Published: June 2022
Author: William J. Cea, Esq.
Pursuant to Rule 10.200 of the Florida Rules for Certified and Court-Appointed Mediators (hereinafter “Rules”), court appointed mediators are mediators selected by the parties or appointed by the court as the mediator in court-ordered mediations. The Rules provide ethical standards of conduct for certified and court-appointed mediators. In my experience, it is the parties who generally select the mediator.
How should the parties select a mediator? Counsel for the parties may look at factors such as availability, professional reputation, subject matter experience, fees and costs, mediation style and the like. Often-times, counsel for the parties may practice in specific areas of the law and have their “go to” mediators that they prefer.
For the most part, the attorneys will circulate a few proposed mediator names and agree on one. I would suggest that counsel take some time to consider whether the proposed mediators are right for the case. While a mediator is not required to have substantive knowledge of the type of case, that is one factor to consider. Other factors that may be more subtle include the mediator’s availability for pre-mediation caucuses, demeanor, and ability to be empathetic, as examples.
On the one hand, the Rules provide that the ultimate decision-making authority rests solely with the parties. On the other hand, the mediator should have the ability to reduce obstacles to communication, assist in the identification of issues and exploration of alternatives, and otherwise act as a facilitator of resolution. For example, as a construction attorney, I may be able to point out impediments to resolution of a case involving alleged defects. It may be the case where parties have expended significant time on liability but not damages. It is helpful to point out potential roadblocks to the attorneys, where possible and without breaching confidentiality, to avoid frustration during mediation. If the defense does not know how much the plaintiff thinks it will take to make repairs, it will create a hurdle to settlement. The Rules permit a mediator to provide information that the mediator is qualified by training or experience to provide, so long as it is consistent with impartiality and preserving self-determination. In other words, impartiality and neutrality are not mutually exclusive with knowledge and experience.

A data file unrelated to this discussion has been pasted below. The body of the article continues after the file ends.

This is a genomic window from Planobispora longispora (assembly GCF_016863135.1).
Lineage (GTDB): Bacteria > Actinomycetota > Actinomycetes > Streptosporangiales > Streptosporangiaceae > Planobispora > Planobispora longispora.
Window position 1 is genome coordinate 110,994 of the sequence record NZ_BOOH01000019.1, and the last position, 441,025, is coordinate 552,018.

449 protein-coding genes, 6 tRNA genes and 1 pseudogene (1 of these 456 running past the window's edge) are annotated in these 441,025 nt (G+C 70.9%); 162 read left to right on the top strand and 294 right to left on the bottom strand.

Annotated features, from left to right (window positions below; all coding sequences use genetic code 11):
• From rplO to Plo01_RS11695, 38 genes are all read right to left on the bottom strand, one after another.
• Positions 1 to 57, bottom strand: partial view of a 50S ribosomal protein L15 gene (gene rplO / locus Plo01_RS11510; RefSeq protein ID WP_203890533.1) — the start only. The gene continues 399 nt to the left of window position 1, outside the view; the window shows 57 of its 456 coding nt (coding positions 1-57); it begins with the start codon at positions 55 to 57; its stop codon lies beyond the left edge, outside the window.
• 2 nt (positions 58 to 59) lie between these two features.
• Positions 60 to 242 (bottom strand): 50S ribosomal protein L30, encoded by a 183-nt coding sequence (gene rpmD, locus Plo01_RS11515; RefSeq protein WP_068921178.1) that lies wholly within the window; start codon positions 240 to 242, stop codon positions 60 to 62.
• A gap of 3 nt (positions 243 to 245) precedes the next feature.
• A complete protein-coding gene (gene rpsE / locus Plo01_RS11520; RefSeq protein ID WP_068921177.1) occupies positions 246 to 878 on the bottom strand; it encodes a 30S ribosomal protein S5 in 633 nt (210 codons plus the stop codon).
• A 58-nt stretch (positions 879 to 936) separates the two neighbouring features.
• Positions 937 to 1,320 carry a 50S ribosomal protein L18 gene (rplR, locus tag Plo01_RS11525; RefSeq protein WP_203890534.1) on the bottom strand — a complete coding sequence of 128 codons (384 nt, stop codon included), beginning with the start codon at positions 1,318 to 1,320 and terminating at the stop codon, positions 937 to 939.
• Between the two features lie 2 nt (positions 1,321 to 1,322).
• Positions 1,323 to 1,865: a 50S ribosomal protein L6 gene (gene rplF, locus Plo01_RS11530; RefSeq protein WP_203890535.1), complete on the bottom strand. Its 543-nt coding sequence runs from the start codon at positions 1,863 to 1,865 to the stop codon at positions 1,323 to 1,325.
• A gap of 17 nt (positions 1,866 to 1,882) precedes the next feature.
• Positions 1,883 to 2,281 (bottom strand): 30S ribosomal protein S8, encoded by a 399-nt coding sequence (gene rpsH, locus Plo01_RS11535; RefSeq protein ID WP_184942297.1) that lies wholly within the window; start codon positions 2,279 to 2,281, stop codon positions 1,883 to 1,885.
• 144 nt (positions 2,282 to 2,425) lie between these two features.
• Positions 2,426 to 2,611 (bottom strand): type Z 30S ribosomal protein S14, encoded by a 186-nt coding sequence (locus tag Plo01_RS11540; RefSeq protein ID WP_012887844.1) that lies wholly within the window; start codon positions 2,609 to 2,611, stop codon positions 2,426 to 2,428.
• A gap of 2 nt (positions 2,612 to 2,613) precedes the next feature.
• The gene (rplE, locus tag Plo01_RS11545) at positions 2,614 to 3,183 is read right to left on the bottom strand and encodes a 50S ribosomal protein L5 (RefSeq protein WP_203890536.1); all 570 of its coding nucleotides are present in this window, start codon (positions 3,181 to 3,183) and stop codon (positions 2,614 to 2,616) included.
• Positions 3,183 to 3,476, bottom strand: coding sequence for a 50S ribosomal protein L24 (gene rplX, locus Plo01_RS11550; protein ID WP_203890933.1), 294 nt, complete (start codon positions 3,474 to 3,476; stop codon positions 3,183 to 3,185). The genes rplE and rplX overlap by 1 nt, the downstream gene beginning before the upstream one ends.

You may want to ask yourself questions, such as: What is the nature of the dispute and who has experience in the area? How much of a factor will demeanor be for the parties? Will the clients benefit from pre-mediation caucus sessions or other conferences to facilitate the process and is the mediator available? Will language or other cultural differences be an issue?
We have all heard attorneys and parties say they want a “strong” or “assertive” mediator, but what does that mean and is that the right approach to selecting a mediator? Perhaps the better question is whether the mediator is the right fit for the case? How will my client feel about the mediator and the process? What are the mediator rates and policies as to minimum fees and/or travel expenses? Does the mediator have the time to commit to parties to the extent necessary?
Another approach is to call prospective mediators to discuss availability and any concerns or priorities that you may have in mind. My presumption is that most mediators would welcome the opportunity to discuss a potential matter, their availability, and what you envision for the process.
The use of alternative dispute resolution procedures is on the rise. Whether mediation is voluntary, required by contract, or court ordered, the pool of qualified mediators has increased along with the demand. My personal bias, if I am allowed to say that, is to locate a mediator that has substantive experience in handling the type of issues and dispute and the availability to commit the time needed to the parties. For the most part these factors weigh more heavily in my mind, however, there are always more unique scenarios where the personality of the parties may require a different type or style of mediator.
The bottom line in my opinion is to expand on the traditional approach of recommending use of the “go to” mediator list and ask some questions, such as those outlined above. You may have a great relationship with a mediator and feel entirely comfortable with the style and costs, but will your client agree?
William J. Cea, Esq. is a Shareholder with Becker & Poliakoff, P.A., and is based in the firm’s West Palm Beach Office. Mr. Cea is a Board Certified Construction Attorney and Certified Circuit Court Mediator. Mr. Cea concentrates his practice in the areas of construction defects litigation, public procurement and mediation. Mr. Cea has lectured for several organizations, on topics such as mediation and construction law, including The Florida Bar, the Florida Association of Public Procurement Officials, Inc., the Construction Owners Association of America, Nova Law School, and the Palm Beach County Bar Association. He may be reached at (561) 820-2888, or via email @ firstname.lastname@example.org.
For additional ADR tips and resources, go to https://www.palmbeachbar.org/alternative-dispute-resolution-committee/